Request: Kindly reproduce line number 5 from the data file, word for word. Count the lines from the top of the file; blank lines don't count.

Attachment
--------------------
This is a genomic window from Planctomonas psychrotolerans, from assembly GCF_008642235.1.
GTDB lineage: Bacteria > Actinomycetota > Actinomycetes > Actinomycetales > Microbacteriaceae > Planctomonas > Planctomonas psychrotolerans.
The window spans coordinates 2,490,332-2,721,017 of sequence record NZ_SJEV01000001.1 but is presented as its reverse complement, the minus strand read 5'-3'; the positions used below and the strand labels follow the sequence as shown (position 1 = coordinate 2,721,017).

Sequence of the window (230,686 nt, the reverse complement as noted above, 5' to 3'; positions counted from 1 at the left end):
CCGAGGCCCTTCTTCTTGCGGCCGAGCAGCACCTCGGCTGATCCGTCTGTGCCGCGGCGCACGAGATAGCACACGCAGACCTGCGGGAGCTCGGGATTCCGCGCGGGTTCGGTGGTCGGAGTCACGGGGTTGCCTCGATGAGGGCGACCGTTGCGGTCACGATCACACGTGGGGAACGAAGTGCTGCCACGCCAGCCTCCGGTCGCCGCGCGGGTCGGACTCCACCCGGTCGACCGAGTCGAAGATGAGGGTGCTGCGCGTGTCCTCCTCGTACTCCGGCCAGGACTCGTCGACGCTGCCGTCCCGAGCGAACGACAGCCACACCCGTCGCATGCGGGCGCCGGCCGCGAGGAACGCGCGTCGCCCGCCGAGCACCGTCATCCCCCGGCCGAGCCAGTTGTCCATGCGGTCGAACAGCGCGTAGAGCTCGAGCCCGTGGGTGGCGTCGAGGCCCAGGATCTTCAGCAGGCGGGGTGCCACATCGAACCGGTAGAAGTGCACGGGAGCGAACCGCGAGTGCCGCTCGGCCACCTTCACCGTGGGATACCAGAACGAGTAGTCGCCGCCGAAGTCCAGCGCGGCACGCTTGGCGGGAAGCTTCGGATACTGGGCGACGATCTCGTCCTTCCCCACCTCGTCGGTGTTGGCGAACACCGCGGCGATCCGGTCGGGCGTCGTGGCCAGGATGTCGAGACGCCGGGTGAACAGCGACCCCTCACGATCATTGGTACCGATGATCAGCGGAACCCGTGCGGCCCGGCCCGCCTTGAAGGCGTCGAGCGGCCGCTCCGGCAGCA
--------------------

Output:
CCGAGGCCCTTCTTCTTGCGGCCGAGCAGCACCTCGGCTGATCCGTCTGTGCCGCGGCGCACGAGATAGCACACGCAGACCTGCGGGAGCTCGGGATTCCGCGCGGGTTCGGTGGTCGGAGTCACGGGGTTGCCTCGATGAGGGCGACCGTTGCGGTCACGATCACACGTGGGGAACGAAGTGCTGCCACGCCAGCCTCCGGTCGCCGCGCGGGTCGGACTCCACCCGGTCGACCGAGTCGAAGATGAGGGTGCTGCGCGTGTCCTCCTCGTACTCCGGCCAGGACTCGTCGACGCTGCCGTCCCGAGCGAACGACAGCCACACCCGTCGCATGCGGGCGCCGGCCGCGAGGAACGCGCGTCGCCCGCCGAGCACCGTCATCCCCCGGCCGAGCCAGTTGTCCATGCGGTCGAACAGCGCGTAGAGCTCGAGCCCGTGGGTGGCGTCGAGGCCCAGGATCTTCAGCAGGCGGGGTGCCACATCGAACCGGTAGAAGTGCACGGGAGCGAACCGCGAGTGCCGCTCGGCCACCTTCACCGTGGGATACCAGAACGAGTAGTCGCCGCCGAAGTCCAGCGCGGCACGCTTGGCGGGAAGCTTCGGATACTGGGCGACGATCTCGTCCTTCCCCACCTCGTCGGTGTTGGCGAACACCGCGGCGATCCGGTCGGGCGTCGTGGCCAGGATGTCGAGACGCCGGGTGAACAGCGACCCCTCACGATCATTGGTACCGATGATCAGCGGAACCCGTGCGGCCCGGCCCGCCTTGAAGGCGTCGAGCGGCCGCTCCGGCAGCA